Skip to main content

Egypt: Alaa Abdel Fattah's family assaulted outside prison ‘while police watched’

Detained activist's mother and sisters were robbed, beaten and dragged by the hair outside Cairo's Tora prison complex on Sunday
Egyptian activist and blogger Alaa Abdel Fattah (centre), his mother Laila Soueif (right) and sister Mona Seif at their home in Cairo in May 2019 (AFP)

The family of detained Egyptian human rights activist Alaa Abdel Fattah was assaulted outside Cairo's Tora prison complex on Sunday while police stood by "doing nothing", according to social media posts by his sisters. 

“They sent women thugs to beat us up in front of the prison gate and the officers and the men stood and watched,” Sanaa Seif, Abdel Fattah’s sister, wrote on Facebook.

“One plainclothes man just said take them outside the barrier, don’t beat them up here.”

Mona Seif, another sister, posted images of bruises on her body and also on those of her mother and sister as a result of the assault. She said that one thug beat her sister with a stick and another dragged her by the hair and stole their bags, IDs, money and other personal belongings. 

“The general prosecutor won’t move and the president has no problem with people being beaten up at the gates of a prison for demanding the bare minimum of their rights,” she said in a Facebook post. 

Stay informed with MEE's newsletters

Sign up to get the latest alerts, insights and analysis, starting with Turkey Unpacked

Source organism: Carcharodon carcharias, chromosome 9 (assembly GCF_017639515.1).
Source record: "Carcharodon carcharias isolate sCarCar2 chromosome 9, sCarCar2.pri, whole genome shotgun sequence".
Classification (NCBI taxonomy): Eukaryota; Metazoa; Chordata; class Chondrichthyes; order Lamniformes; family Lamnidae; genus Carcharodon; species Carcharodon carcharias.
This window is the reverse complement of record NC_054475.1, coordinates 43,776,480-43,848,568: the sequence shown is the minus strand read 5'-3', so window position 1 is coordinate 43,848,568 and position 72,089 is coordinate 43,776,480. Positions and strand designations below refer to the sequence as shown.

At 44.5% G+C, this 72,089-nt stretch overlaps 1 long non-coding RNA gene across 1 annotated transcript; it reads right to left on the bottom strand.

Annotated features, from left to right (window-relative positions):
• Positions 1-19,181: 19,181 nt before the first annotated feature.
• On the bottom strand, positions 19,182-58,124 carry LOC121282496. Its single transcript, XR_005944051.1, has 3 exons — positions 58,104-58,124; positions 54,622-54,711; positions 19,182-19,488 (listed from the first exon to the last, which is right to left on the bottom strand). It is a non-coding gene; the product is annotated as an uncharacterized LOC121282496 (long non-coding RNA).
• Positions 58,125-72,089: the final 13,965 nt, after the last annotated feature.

The three women had been waiting for more than a day in the hope of receiving any correspondence from Abdel Fattah, who had recently gone on hunger strike and been banned from family visits for about three months. 

The ban on visits came into effect following the outbreak of coronavirus in the country in February. 

Rights groups and advocates have repeatedly called on the Egyptian government to free political prisoners to prevent an outbreak of Covid-19 in the country’s overpacked prisons.

According to estimates by the Geneva-based Committee for Justice, the pandemic has reached 28 places of detention in eight Egyptian governorates, claimed the lives of 10 detainees and prison staff members, in addition to 133 confirmed and suspected cases among detainees, 22 police officers and two staff members.

Abdel Fattah, 38, was one of the leading voices during the 2011 uprising that led to the ousting of the then-president, Hosni Mubarak. In 2015, he was sentenced to five years in prison on charges of protesting without permission and was granted conditional release in March last year.

The terms of his parole meant that he had to spend every night in a cell in his local police station, where he was arrested again in September.

Abdel Fattah’s mother and aunt were briefly detained on 18 March after holding a small protest calling for the release of prisoners.

Middle East Eye delivers independent and unrivalled coverage and analysis of the Middle East, North Africa and beyond. To learn more about republishing this content and the associated fees, please fill out this form. More about MEE can be found here.